The Wrap-Up: The Week in Food
• Capitol Lounge, the Capitol Hill hangout known for its 25-cent-wing nights, announced this week that Granville Moore’s chef Teddy Folkman is coming on as executive chef. Folkman’s new menu includes his famous Bobby-Flay-beating blue-cheese mussels and frites, goat-cheese poppers, and a slew of pizzas. A finalist on The Next Food Network Star, Folkman is not the only pizzaiolo—or the only food TV personality—on the block: Spike Mendelsohn, the former Top Chef contestant who owns Good Stuff Eatery a few doors down, is planning on turning the adjacent Zack’s Taverna into a pizza joint.
• The Philadelphia Daily News’ Dan Gross reveals that Philly restaurateur Stephen Starr was in DC to scout spaces for a potential restaurant. Starr, who owns nearly 20 places in Philly, New York, Atlantic City, and Fort Lauderdale, says the concept for the restaurant here would be similar to Parc, his brasserie in Philadelphia’s Rittenhouse Square. You’re telling us that a big-name restaurateur can open in DC and it won’t be a steakhouse? Hallelujah!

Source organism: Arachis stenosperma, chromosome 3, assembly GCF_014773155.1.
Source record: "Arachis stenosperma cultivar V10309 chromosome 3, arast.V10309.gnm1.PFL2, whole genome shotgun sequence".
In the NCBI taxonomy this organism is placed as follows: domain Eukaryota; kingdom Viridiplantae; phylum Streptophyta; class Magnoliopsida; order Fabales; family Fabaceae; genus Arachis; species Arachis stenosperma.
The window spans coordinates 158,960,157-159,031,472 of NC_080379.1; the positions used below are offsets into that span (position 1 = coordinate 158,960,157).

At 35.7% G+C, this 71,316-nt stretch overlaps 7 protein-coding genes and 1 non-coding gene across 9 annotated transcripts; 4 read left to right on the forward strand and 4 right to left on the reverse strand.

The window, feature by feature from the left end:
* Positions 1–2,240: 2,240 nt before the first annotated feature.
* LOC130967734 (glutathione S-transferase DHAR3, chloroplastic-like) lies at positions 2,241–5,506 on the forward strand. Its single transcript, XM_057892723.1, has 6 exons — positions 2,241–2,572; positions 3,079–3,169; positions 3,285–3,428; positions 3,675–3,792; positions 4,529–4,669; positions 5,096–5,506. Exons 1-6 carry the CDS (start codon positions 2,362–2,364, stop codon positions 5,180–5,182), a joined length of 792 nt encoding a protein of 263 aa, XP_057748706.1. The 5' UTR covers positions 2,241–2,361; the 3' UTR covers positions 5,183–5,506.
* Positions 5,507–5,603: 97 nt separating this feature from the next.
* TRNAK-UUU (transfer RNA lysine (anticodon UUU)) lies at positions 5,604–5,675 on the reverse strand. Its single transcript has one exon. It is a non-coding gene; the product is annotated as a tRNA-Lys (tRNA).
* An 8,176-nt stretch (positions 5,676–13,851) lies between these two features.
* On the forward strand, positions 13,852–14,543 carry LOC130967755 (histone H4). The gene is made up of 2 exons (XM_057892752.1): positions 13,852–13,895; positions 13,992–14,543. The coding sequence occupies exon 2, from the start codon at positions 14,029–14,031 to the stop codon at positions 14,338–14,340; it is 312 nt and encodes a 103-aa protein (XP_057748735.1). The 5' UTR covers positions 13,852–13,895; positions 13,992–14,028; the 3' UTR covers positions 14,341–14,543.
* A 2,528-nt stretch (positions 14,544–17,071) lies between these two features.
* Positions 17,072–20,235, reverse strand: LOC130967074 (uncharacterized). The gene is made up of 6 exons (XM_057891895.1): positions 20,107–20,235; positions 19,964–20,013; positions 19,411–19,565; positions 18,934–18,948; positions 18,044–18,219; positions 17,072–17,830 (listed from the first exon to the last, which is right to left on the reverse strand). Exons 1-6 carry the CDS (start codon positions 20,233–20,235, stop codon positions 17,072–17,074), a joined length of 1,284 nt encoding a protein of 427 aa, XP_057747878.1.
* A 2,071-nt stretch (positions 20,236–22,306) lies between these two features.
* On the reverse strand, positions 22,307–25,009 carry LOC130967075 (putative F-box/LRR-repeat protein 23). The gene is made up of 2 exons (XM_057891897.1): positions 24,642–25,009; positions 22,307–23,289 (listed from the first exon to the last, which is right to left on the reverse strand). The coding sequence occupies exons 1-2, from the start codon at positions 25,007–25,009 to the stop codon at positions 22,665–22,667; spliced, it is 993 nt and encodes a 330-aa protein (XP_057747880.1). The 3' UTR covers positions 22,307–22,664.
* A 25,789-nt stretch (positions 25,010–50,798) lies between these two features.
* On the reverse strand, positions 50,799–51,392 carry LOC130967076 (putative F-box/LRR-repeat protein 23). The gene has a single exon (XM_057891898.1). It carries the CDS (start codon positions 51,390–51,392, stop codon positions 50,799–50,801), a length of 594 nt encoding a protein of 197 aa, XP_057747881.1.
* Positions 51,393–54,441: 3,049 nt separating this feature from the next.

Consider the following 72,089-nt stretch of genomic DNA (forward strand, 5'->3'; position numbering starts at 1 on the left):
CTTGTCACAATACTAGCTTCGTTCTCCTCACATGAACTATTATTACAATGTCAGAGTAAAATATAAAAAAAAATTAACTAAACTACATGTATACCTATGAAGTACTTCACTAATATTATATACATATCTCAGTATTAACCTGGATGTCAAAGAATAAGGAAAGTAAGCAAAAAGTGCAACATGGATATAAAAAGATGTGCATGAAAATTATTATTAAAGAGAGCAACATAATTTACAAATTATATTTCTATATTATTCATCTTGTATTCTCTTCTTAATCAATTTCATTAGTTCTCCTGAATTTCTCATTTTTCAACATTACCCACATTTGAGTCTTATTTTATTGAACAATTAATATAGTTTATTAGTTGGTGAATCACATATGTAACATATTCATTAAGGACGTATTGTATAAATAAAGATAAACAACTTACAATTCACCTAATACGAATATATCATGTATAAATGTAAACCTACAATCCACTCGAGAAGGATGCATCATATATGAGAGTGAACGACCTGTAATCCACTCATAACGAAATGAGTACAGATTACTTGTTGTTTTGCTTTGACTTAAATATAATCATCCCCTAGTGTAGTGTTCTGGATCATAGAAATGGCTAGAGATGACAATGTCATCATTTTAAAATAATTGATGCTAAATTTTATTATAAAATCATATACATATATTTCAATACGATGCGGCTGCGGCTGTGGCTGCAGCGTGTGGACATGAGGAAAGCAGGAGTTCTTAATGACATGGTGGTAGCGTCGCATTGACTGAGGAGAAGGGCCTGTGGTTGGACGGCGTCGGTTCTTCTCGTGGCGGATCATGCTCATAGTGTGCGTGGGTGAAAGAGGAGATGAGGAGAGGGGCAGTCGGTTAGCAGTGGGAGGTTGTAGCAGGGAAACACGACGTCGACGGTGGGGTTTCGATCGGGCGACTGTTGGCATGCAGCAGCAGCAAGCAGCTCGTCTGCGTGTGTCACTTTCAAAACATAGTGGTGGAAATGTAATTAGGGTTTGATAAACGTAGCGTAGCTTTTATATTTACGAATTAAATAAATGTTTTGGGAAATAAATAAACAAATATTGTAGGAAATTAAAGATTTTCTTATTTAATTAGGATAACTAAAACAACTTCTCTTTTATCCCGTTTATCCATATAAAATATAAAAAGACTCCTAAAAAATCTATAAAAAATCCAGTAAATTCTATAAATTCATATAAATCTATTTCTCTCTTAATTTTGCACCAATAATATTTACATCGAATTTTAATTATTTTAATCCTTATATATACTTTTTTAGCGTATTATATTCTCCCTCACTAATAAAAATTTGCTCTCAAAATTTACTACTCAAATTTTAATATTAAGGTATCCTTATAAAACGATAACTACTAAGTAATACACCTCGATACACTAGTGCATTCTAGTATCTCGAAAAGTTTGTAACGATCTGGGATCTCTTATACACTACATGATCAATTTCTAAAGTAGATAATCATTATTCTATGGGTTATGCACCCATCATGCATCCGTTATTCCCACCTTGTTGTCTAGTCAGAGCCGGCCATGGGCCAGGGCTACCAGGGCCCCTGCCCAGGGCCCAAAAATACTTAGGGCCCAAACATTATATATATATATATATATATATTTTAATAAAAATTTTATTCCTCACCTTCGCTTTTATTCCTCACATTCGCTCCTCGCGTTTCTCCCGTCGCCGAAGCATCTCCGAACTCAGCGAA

• The Washington Post’s Tom Sietsema reports that chef Carole Greenwood has split with business partner James Alefantis and is no longer working at the pair’s two restaurants, Buck’s Fishing & Camping and Comet Ping Pong. While Alefantis cited “other interests” as Greenwood’s reason for leaving, she told Washington City Paper’s Young & Hungry blog that she has to “address urgent family matters.” Greenwood also said she’s looking at other spaces in DC to open a restaurant, even though Alefantis seems to think she’s looking in New York. He’s installed Laura Bonino, chef/co-owner of Georgetown’s Griffin Market, to take over the pizzas at Comet, but he’s still without a toque at Buck’s. In the meantime, he says, he’ll have a “summer camp” menu.